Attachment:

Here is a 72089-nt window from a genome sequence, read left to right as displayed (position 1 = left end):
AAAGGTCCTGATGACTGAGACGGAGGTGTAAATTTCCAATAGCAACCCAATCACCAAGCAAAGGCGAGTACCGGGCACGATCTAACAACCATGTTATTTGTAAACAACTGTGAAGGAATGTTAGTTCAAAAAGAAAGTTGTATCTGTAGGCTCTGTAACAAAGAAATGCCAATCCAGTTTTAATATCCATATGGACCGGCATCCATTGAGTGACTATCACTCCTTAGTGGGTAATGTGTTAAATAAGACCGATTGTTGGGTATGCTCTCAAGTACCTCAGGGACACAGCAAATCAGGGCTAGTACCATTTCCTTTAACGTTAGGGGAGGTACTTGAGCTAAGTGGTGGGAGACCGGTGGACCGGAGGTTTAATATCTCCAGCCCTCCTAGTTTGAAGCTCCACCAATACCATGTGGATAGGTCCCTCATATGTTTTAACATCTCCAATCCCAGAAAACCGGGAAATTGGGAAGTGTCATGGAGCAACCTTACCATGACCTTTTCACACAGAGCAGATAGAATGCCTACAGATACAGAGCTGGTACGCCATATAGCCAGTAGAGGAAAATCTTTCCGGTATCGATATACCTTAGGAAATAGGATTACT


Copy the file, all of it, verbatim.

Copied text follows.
Here is a 72089-nt window from a genome sequence, read left to right as displayed (position 1 = left end):
AAAGGTCCTGATGACTGAGACGGAGGTGTAAATTTCCAATAGCAACCCAATCACCAAGCAAAGGCGAGTACCGGGCACGATCTAACAACCATGTTATTTGTAAACAACTGTGAAGGAATGTTAGTTCAAAAAGAAAGTTGTATCTGTAGGCTCTGTAACAAAGAAATGCCAATCCAGTTTTAATATCCATATGGACCGGCATCCATTGAGTGACTATCACTCCTTAGTGGGTAATGTGTTAAATAAGACCGATTGTTGGGTATGCTCTCAAGTACCTCAGGGACACAGCAAATCAGGGCTAGTACCATTTCCTTTAACGTTAGGGGAGGTACTTGAGCTAAGTGGTGGGAGACCGGTGGACCGGAGGTTTAATATCTCCAGCCCTCCTAGTTTGAAGCTCCACCAATACCATGTGGATAGGTCCCTCATATGTTTTAACATCTCCAATCCCAGAAAACCGGGAAATTGGGAAGTGTCATGGAGCAACCTTACCATGACCTTTTCACACAGAGCAGATAGAATGCCTACAGATACAGAGCTGGTACGCCATATAGCCAGTAGAGGAAAATCTTTCCGGTATCGATATACCTTAGGAAATAGGATTACT